Supplements: My experience says that more supplements are fed to canine athletes than any other group of dogs, and arthritic dogs rank second. It's understandable to want to have all bases covered, and with so much information combined with misinformation in circulation, people are encouraged to use the supplement-of-the-week. Keep in mind that I'm encouraging you to feed veggies and some fruits (more of the first than the latter) I keep learning daily and am fully aware of studies (few as they are in dogs, especially different breeds, and ages) and while vitamin C has been a long standing recommendation, you'll be adding it naturally from foods. Supplemental vitamin C is excreted in urine and when combined with calcium also excreted in urine, you can be producing the perfect setup for calcium bladder stones. Feed real foods instead!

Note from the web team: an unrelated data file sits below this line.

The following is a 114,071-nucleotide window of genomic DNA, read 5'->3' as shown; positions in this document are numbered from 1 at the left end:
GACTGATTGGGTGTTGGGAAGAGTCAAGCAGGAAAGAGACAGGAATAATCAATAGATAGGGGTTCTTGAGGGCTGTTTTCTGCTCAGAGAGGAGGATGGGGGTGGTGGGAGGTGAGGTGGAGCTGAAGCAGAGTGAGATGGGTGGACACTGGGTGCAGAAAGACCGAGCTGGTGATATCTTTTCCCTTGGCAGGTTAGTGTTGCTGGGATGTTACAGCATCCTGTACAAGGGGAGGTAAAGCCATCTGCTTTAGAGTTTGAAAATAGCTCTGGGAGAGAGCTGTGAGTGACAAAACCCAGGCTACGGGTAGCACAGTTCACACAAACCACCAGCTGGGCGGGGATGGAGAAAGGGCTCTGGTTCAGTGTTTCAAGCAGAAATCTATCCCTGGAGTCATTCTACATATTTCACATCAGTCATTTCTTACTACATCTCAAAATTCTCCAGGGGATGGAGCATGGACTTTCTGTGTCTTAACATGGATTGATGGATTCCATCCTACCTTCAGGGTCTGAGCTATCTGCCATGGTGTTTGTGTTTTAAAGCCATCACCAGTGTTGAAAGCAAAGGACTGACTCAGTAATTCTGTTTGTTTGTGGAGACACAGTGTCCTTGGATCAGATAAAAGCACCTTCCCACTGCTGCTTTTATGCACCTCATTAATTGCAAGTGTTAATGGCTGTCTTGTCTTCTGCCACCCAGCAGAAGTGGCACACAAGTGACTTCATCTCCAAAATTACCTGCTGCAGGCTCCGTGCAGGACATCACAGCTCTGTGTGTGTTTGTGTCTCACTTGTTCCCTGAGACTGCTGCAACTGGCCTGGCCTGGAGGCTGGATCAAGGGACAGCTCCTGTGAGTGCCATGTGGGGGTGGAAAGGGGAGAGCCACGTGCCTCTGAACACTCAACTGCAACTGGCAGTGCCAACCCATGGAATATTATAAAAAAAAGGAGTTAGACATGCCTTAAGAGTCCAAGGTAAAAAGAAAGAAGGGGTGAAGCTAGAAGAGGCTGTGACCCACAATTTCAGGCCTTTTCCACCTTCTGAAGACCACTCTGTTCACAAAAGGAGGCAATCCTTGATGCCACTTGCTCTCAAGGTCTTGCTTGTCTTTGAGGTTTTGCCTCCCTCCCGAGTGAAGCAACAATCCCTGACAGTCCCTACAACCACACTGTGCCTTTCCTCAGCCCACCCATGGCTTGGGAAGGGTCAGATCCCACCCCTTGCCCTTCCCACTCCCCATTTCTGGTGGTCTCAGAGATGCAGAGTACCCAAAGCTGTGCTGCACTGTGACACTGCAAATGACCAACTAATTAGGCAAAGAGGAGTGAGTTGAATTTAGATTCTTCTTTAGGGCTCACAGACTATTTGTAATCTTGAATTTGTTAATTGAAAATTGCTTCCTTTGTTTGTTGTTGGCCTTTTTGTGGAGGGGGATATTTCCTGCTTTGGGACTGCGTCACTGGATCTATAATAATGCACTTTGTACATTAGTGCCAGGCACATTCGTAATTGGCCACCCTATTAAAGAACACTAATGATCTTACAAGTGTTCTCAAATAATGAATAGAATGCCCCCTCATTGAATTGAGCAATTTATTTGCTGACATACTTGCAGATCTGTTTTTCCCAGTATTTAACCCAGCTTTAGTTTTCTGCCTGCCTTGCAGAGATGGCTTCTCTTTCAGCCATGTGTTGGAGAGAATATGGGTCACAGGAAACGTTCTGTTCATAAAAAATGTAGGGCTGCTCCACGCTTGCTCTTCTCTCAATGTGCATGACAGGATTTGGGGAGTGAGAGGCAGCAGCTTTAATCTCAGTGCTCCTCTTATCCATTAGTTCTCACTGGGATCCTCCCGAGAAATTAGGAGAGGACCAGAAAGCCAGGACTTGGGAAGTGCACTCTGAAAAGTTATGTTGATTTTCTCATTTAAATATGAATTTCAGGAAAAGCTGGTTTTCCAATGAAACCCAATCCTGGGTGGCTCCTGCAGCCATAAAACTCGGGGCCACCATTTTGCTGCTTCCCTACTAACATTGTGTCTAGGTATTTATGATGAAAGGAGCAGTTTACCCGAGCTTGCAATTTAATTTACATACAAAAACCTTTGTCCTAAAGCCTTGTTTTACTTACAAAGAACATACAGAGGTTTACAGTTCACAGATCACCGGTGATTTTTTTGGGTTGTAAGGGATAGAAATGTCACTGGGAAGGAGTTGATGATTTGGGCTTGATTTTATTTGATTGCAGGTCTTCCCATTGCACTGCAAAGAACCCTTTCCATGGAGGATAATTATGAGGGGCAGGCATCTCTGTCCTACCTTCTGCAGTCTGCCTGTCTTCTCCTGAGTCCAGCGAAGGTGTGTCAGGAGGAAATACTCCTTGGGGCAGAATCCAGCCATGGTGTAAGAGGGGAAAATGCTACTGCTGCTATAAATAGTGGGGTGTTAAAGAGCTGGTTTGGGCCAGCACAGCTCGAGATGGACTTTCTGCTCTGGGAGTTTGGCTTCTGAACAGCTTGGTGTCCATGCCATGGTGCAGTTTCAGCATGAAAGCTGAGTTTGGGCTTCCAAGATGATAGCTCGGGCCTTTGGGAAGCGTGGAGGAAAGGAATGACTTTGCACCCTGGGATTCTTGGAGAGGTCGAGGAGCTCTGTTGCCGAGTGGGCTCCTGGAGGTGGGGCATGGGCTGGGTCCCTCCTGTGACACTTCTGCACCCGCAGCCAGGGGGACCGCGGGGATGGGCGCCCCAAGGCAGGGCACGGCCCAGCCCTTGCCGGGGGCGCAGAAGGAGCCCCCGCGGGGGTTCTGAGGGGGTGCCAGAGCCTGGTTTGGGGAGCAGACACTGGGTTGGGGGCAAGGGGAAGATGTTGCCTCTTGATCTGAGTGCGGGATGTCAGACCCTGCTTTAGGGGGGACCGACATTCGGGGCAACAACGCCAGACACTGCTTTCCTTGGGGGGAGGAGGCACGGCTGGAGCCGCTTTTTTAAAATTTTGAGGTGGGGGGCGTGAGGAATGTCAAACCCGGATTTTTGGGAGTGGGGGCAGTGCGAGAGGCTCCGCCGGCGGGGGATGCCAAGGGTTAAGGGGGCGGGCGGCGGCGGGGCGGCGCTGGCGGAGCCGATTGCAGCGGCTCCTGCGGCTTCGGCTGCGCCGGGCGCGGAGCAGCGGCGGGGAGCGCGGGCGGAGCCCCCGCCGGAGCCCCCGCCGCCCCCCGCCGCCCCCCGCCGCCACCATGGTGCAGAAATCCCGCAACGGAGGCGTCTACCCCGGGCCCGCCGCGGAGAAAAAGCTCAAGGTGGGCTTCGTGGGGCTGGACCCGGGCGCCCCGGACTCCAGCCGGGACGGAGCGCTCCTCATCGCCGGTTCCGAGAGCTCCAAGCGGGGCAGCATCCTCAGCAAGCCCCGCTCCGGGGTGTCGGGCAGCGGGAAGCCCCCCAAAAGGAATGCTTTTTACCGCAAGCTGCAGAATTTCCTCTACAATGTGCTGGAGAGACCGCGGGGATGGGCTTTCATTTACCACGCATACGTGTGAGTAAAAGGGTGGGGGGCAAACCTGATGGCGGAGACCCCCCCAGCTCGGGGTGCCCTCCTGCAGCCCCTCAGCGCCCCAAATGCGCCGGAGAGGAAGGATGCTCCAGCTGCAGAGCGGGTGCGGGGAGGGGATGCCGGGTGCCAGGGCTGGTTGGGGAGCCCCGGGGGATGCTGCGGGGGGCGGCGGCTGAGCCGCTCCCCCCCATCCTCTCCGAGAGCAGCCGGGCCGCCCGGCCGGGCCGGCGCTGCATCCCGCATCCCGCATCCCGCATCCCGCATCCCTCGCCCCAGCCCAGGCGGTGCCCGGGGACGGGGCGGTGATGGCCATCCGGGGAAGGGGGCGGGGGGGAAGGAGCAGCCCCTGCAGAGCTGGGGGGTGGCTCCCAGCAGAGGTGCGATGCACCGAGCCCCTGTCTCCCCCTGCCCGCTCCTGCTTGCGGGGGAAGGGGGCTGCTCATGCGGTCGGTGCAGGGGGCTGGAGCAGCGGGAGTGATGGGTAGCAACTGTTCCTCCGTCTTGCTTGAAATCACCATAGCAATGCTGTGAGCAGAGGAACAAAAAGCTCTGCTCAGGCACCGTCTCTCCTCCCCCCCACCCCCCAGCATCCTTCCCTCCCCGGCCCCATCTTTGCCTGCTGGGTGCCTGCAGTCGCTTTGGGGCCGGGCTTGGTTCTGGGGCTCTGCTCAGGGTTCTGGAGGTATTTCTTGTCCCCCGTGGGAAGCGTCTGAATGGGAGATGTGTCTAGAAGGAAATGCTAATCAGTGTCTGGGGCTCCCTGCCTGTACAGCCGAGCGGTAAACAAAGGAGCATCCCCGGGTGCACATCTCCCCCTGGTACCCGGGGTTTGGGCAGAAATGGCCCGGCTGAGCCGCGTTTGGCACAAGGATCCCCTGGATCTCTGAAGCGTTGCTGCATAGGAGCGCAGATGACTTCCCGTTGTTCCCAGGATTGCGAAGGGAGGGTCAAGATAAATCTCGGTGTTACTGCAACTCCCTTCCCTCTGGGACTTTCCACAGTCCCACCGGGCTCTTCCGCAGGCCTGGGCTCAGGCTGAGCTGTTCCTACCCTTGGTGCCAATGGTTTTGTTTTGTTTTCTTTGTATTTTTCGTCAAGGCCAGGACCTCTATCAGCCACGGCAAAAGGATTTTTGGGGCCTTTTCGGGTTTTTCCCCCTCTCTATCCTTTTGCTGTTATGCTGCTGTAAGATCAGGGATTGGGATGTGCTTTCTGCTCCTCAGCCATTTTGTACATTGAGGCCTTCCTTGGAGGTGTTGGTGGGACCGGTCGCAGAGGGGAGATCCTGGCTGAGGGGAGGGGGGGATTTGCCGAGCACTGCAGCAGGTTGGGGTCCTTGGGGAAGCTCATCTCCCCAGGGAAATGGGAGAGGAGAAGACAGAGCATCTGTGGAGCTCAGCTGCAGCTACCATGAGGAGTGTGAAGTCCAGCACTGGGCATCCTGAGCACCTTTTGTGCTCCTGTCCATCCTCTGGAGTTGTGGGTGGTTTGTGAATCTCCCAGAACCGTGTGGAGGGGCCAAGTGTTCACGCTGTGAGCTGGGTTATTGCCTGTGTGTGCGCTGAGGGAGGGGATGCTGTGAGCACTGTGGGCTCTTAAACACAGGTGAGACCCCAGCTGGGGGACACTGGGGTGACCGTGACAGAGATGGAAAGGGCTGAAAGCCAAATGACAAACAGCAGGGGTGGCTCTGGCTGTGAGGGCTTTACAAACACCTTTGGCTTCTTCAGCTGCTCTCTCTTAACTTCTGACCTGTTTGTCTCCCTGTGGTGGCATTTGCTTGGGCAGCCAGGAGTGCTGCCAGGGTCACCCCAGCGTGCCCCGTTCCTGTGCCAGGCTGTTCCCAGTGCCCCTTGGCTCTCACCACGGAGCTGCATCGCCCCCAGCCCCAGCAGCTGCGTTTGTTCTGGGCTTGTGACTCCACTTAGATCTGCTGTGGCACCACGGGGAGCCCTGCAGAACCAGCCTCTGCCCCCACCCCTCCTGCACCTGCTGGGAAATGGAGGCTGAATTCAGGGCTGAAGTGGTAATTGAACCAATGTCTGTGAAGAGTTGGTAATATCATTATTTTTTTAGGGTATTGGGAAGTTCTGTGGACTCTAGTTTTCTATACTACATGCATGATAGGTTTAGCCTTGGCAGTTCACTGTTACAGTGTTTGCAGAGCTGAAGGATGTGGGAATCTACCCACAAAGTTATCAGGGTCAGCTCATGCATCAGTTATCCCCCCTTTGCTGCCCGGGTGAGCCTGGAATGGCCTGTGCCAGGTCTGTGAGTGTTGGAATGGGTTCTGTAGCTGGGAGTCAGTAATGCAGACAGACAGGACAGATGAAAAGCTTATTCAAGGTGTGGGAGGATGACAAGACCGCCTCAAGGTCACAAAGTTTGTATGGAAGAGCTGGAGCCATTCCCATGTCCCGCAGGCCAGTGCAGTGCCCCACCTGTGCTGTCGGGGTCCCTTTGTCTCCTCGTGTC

Glucosamine, chondroiten and MSM can be very helpful, but I've found that the amounts of each make a very big difference. Results have been based on the proportion of one to the other.
Ellagitannins have great anti inflammatory action. I wanted to point you to an article showing this, but there are so many that I urge you to do a Google search and read up on it. It's quite amazing. I use Antioxidant Booster for this purpose. Here's a newsletter explaining the difference between ellagic acid and ellagitannins, so you don't get fooled.
Therapies: Chiropractic, acupuncture, massage, water therapy...all can be fantastic. Don't forget the basic walk though. Older, aching joints may start off slowly, but will loosen up a little over time. Keep the dog slim so as not to burden those joints with more weight than really necessary. For the canine athlete, recuperation time is a must, and while most people know it, I'm always amazed at how much better the dog can do simply by being rested while feeding all the right foods during that time especially.
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"A dog can express more with his tail in minutes than an owner can express with his tongue in hours.” ~ Karen Davison